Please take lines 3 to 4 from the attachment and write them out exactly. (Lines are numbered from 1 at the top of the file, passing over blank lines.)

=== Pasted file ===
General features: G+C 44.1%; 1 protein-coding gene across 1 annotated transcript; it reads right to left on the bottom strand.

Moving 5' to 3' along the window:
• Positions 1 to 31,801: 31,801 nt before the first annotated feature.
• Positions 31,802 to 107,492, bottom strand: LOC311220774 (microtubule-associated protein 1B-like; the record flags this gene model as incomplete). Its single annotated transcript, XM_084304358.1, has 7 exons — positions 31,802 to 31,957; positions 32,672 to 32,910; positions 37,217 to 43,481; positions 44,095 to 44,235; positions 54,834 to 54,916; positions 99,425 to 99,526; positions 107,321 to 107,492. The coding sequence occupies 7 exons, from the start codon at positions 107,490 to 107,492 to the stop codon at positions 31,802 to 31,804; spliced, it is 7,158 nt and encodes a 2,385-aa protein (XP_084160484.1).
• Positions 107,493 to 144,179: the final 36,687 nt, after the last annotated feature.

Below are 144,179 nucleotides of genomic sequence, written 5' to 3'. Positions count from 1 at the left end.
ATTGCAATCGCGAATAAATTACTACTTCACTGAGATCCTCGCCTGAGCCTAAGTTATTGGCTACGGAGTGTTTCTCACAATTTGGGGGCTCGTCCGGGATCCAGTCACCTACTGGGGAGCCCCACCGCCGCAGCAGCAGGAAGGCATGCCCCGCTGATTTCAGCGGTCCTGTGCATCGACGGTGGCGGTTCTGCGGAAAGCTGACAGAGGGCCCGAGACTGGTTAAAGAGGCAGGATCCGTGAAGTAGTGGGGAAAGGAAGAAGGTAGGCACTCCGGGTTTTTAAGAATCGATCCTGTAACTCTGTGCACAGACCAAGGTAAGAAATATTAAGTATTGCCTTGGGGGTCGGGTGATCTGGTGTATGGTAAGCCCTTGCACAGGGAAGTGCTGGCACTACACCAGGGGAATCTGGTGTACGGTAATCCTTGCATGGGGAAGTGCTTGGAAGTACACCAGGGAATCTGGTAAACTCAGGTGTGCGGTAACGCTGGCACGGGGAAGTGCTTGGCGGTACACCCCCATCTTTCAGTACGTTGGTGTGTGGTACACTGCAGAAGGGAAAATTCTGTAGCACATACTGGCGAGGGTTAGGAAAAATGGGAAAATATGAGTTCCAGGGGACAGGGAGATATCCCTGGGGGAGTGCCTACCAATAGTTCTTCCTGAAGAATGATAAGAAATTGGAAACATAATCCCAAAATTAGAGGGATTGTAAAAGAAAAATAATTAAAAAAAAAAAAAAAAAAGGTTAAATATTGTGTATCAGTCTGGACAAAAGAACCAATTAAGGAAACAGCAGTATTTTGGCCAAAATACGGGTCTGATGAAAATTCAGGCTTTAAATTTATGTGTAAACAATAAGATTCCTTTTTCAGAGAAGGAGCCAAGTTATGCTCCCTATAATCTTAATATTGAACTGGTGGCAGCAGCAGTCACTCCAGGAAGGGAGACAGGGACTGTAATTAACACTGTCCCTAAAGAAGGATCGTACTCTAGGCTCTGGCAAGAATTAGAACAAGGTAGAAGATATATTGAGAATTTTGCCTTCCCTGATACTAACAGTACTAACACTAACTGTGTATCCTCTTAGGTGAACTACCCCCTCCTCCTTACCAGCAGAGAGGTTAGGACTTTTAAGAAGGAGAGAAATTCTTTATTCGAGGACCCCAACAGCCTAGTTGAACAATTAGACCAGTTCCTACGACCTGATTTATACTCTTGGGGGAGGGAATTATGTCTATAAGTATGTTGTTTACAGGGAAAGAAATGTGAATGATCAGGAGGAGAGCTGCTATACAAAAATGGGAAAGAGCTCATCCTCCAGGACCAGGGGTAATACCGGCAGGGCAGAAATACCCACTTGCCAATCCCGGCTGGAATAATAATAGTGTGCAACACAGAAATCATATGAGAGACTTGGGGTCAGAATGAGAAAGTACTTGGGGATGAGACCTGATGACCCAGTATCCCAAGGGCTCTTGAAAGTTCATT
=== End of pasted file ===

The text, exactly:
• Positions 1 to 31,801: 31,801 nt before the first annotated feature.
• Positions 31,802 to 107,492, bottom strand: LOC311220774 (microtubule-associated protein 1B-like; the record flags this gene model as incomplete). Its single annotated transcript, XM_084304358.1, has 7 exons — positions 31,802 to 31,957; positions 32,672 to 32,910; positions 37,217 to 43,481; positions 44,095 to 44,235; positions 54,834 to 54,916; positions 99,425 to 99,526; positions 107,321 to 107,492. The coding sequence occupies 7 exons, from the start codon at positions 107,490 to 107,492 to the stop codon at positions 31,802 to 31,804; spliced, it is 7,158 nt and encodes a 2,385-aa protein (XP_084160484.1).